Squashing complete history before a certain tag

Following scenario: I have a repo with a large history (migrated from SVN which was used since 2006) and want to push the newer history to an external server.

I have a tag, say mytag and want to delete all commits that occurred before that tag but want to keep the history that occurred since this tag.

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  • I tried to do it like in the accepted answer of Rebase many commits to one in Git. What am I doing wrong?, but this results in endless conflict resolving.

    I just want to throw away the history while being able to merge my local repo (that still holds the large history) to the remote repo (with the short history).

    How do I achive that?

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  • 2 Solutions collect form web for “Squashing complete history before a certain tag”

    Update: note that in the below I’m assuming that mytag only has one parent commit, otherwise it’s a bit more complicated.

    First, let’s assume that you only have one root commit and that it’s f414f31. (If you need to find all the root commits you can do that with the first command in this answer.)

    To be safe, let’s create a new branch for this operation, so your branch master is left as it was, just in case the results aren’t as you would like.

    git checkout -b new-master

    Reset this branch to the root commit:

    git reset --hard f414f31

    Now change the working tree and the index to be the same as the commit just before mytag:

    git merge --squash mytag^

    Then create a commit from the index – if you want to rewrite the root commit, you can do that with git commit --amend, but I would prefer to keep one commit in common between your old and new histories, so I’d just do:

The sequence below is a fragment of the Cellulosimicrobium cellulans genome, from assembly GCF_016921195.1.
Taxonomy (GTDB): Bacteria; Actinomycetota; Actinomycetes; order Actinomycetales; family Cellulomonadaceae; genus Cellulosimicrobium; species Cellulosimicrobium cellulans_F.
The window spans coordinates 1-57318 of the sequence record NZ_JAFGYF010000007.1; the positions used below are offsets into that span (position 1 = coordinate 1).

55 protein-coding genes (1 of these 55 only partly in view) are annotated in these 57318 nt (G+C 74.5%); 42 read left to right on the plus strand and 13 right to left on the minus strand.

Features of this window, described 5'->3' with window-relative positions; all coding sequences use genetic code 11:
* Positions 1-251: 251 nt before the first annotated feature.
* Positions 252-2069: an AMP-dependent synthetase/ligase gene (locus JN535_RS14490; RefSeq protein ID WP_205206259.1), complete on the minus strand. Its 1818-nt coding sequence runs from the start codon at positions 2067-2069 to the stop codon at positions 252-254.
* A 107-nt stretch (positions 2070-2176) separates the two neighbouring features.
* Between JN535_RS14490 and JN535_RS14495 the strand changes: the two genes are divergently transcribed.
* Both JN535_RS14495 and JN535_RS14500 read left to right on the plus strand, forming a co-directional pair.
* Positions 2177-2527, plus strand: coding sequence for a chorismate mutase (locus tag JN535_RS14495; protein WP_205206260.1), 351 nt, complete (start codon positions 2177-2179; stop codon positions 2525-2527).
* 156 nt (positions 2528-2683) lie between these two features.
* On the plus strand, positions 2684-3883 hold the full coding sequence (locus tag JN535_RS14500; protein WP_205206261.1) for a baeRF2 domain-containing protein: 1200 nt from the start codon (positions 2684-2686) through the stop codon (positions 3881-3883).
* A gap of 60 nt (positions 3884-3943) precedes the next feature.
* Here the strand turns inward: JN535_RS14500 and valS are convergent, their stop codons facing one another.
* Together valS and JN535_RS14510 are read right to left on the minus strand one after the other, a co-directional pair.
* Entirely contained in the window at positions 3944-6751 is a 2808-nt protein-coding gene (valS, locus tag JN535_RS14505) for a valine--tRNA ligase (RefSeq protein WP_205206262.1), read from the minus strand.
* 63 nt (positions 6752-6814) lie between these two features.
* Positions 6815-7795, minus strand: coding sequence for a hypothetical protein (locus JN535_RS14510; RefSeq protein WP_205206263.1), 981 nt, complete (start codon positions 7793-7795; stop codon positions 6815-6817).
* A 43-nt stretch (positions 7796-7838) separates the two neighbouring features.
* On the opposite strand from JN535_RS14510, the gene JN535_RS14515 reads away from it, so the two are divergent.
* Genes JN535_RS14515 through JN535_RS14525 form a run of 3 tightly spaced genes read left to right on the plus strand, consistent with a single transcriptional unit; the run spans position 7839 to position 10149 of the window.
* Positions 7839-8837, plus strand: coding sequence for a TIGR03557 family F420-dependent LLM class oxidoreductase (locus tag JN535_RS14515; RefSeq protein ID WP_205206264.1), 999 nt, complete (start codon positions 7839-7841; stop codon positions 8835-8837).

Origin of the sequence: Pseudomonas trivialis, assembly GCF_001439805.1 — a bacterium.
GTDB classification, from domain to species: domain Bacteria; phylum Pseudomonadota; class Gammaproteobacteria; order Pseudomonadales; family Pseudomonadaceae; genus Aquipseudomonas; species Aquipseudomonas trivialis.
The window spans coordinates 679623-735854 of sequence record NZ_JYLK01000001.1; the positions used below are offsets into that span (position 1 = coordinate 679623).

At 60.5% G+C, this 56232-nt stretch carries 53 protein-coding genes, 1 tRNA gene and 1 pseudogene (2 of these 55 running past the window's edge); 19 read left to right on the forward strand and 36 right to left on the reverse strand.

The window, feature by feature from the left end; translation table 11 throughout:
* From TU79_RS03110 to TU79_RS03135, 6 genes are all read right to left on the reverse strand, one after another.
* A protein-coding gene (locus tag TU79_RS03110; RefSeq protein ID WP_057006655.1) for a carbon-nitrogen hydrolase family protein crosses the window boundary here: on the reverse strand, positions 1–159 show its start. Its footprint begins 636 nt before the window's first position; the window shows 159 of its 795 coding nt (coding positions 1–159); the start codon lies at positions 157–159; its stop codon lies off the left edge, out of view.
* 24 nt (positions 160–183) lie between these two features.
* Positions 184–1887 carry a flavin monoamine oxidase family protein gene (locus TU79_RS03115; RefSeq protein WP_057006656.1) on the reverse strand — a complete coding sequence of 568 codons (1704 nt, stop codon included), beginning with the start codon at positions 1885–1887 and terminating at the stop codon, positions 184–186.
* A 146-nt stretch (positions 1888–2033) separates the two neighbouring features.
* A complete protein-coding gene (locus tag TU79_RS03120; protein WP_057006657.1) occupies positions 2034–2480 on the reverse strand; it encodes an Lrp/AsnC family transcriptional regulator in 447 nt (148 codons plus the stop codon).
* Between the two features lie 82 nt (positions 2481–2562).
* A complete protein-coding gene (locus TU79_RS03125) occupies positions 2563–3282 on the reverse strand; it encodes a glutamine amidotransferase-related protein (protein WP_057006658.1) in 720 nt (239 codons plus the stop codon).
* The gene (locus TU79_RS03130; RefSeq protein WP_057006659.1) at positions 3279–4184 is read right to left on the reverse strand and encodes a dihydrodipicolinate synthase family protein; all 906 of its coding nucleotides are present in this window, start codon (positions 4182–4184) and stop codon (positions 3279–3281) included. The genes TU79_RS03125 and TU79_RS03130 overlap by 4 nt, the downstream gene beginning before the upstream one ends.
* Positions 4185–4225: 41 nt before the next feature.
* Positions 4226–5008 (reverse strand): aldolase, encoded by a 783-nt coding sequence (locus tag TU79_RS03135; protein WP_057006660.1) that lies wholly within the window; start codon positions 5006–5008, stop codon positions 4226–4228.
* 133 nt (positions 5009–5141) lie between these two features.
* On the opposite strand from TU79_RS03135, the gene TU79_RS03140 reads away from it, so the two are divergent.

git commit

    Now what you need to do is to replay all your work since (and including) mytag on top of that commit. This is what git rebase is intended for, but by default it will linearize all the history that you’re trying to replay. If have you many merge commits in the history since mytag, that may be the reason that you see many conflicts.

    So, if you don’t mind the history being linearized and you can fix the conflicts (possibly with the help of git rerere) you could just do:

    git rebase --onto new-master mytag^ master

    However, if there are merges in that history, and you would prefer to keep them, you could try adding the -p (--preserve-merges) option, which will try to recreate them:

    git rebase -p --onto new-master mytag^ master

    You ask a further question in the comments below about the case where you have two root commits. In that case, you could just pick one of them, and use git commit --amend after the squashed merge to create a completely new root commit for the rewritten history.

    If you want to rewrite/delete history, then you are looking for git filter-branch. Here’s a nice thread that discusses how to remove commits. The $drop variable would be the commit before your mytag.

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